"It's not just social media," Kurt Abrahamson told me during this week's episode of Marketing Smarts, "it's socially engaged audiences that are important." (You can listen to the entire episode below!)

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"On sites where the audience is socially engaged at a higher level," he went on to say, "there is more responsiveness to the advertising that actually shows up on those sites. And it's the quality content that generates the user engagement."

Kurt is CEO of ShareThis, a platform that lets site owners provide visitors with a broad range of sharing options via the ShareThis button. The value of using the button to promote sharing on your site—as opposed to a Facebook or Twitter sharing button—is that ShareThis can, as Kurt puts it, "measure the social activity for all the publishers in our network by percentage of their traffic that is generated from social clicks, social sharing, and social links."

This ability to measure social activity, something that ShareThis does via its "Social Quality Index," has two specific implications for businesses:

  • On the one hand, it helps content publishers quantify the impact of their content on the social Web. By doing so, they can, ideally, charge a premium for ad space associated with the content that is getting shared the most.
  • On the other hand, Kurt says, such measurement gives media buyers a "much more realistic look into how engaged a given publisher's audience is with the content being generated."

One reason that sharing can be such a valuable indicator of engagement—and more useful to publishers and advertisers than the traditional demographic and "reach" metrics upon which they normally rely—is that sharing is "a pretty high value activity in terms of the funnel."

To illustrate, Kurt cited his own sharing behaviors. First of all, he said, he tended to share with people he knew personally, via networks such as LinkedIn. Since people tend to be more influenced by recommendations coming from people they know, this personal aspect of sharing automatically gives it a special weight.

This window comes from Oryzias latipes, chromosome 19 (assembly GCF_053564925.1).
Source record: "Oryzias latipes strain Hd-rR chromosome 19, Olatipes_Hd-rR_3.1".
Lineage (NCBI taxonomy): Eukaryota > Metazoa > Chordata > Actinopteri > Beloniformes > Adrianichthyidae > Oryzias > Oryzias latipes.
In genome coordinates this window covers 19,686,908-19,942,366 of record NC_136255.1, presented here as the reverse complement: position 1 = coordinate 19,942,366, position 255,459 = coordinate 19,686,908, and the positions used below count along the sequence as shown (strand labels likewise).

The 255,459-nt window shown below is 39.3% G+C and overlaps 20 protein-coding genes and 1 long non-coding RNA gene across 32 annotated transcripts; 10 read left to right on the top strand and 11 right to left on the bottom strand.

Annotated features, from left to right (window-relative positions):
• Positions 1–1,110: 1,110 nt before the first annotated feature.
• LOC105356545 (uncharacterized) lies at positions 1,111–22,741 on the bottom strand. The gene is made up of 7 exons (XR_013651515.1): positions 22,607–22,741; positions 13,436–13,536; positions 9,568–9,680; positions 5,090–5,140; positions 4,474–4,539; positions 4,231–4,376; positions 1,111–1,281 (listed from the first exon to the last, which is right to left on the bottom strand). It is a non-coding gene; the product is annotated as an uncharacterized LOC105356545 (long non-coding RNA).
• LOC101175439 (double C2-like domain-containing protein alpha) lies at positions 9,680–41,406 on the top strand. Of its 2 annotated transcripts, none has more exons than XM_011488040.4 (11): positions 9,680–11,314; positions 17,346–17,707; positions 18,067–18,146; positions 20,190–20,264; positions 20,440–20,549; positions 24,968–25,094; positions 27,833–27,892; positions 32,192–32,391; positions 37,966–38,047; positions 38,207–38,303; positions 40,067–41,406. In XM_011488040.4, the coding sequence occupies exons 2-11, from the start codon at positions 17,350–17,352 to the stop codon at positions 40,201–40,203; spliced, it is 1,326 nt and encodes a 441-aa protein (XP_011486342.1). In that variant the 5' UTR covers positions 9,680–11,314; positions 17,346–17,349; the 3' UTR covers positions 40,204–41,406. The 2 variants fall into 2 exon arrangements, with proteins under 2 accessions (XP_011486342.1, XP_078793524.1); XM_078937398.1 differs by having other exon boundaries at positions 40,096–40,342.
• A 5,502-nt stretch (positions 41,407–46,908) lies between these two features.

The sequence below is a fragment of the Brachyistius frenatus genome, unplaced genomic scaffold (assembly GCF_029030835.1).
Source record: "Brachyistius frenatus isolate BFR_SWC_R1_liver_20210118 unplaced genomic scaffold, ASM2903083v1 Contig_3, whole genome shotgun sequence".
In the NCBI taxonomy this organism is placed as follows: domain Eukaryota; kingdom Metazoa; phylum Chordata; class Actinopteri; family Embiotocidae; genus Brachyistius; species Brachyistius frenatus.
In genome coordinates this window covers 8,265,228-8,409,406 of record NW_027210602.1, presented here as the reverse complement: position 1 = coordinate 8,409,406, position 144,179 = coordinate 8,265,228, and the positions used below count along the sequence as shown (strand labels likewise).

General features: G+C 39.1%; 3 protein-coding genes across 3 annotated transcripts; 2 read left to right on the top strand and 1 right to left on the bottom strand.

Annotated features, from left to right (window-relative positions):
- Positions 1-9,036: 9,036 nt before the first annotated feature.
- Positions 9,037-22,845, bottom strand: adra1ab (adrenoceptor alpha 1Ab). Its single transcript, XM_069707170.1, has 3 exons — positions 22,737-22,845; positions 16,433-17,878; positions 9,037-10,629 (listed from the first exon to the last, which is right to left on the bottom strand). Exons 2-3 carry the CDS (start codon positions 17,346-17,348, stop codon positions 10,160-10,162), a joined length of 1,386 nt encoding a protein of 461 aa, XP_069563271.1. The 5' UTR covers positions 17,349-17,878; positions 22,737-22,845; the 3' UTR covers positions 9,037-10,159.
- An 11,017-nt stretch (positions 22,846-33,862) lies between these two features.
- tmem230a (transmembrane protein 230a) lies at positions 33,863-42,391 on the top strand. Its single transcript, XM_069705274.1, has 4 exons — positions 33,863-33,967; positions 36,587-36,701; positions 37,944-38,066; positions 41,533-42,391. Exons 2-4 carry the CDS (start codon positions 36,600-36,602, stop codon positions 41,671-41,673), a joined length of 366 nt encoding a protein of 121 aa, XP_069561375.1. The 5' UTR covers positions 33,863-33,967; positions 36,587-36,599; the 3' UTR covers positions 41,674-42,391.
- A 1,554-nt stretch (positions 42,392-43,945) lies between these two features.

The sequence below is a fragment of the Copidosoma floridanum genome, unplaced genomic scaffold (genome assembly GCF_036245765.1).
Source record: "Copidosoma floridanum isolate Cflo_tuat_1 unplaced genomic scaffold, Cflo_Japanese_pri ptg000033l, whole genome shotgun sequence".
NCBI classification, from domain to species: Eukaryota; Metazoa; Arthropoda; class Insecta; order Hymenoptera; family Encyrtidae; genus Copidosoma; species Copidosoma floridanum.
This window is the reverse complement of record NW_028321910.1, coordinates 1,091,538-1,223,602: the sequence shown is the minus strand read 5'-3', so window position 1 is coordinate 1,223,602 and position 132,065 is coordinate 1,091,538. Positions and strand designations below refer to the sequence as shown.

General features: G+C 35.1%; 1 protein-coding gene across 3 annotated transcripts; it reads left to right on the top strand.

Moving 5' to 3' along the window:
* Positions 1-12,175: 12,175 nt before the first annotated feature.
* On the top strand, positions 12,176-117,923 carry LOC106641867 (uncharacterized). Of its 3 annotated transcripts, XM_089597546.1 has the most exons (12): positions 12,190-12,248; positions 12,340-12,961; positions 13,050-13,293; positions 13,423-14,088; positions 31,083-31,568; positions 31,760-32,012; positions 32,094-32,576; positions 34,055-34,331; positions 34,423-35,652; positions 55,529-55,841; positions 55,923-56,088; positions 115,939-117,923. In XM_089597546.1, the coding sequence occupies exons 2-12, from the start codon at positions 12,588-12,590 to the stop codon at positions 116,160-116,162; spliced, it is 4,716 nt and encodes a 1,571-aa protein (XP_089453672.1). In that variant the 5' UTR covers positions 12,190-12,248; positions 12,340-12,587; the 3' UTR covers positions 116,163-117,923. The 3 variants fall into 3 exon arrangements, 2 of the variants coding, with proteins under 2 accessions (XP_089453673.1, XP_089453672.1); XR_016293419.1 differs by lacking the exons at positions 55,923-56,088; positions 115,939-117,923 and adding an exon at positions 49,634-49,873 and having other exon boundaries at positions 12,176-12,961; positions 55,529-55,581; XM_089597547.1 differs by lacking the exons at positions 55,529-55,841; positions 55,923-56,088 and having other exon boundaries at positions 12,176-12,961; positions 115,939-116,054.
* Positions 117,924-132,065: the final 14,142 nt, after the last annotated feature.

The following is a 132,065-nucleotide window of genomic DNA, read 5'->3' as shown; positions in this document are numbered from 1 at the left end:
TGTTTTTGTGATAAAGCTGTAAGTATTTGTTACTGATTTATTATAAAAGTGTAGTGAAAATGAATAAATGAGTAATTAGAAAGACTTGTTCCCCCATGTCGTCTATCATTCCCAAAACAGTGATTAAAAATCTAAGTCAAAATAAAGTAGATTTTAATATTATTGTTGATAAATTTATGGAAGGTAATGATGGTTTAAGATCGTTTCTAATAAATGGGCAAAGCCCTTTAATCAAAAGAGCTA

Second, Kurt said he shared things fairly selectively. Since we are disinclined to fill the streams and feeds of friends with boring stuff, and strongly inclined to share things that we think will interest them and, ideally, reflect well on us (by showing how cool, connected, and smart we are), we act as value-adding filters to content.

And finally, Kurt explained that he shared things he was excited about. In other words, the act of sharing indicates an emotional engagement with content: We care enough to share. Moreover, it also highlights that we think this content is something others in our network or community will get excited about as well.

Of course, to claim that "sharing is valuable" is neither groundbreaking nor controversial. We all have an intuitive sense that it is valuable. However, until now it has been difficult to effectively measure sharing activities across multiple networks, and to do so in a way that helps publishers both identify their most engaging content and communicate levels of engagement in a meaningful way to potential advertisers.

By enabling site owners to offer visitors multiple sharing options in one button, and by aggregating sharing activity across all the sites using the button, ShareThis appears to have taken a big step toward solving the problem of effectively measuring sharing activity.

Does your site use the ShareThis button? What's been your experience with it and the insights that it can provide?

If you'd like to listen to my entire conversation with Kurt, you may do so above or download the mp3. You can also subscribe to Marketing Smarts in iTunes and never miss an episode!

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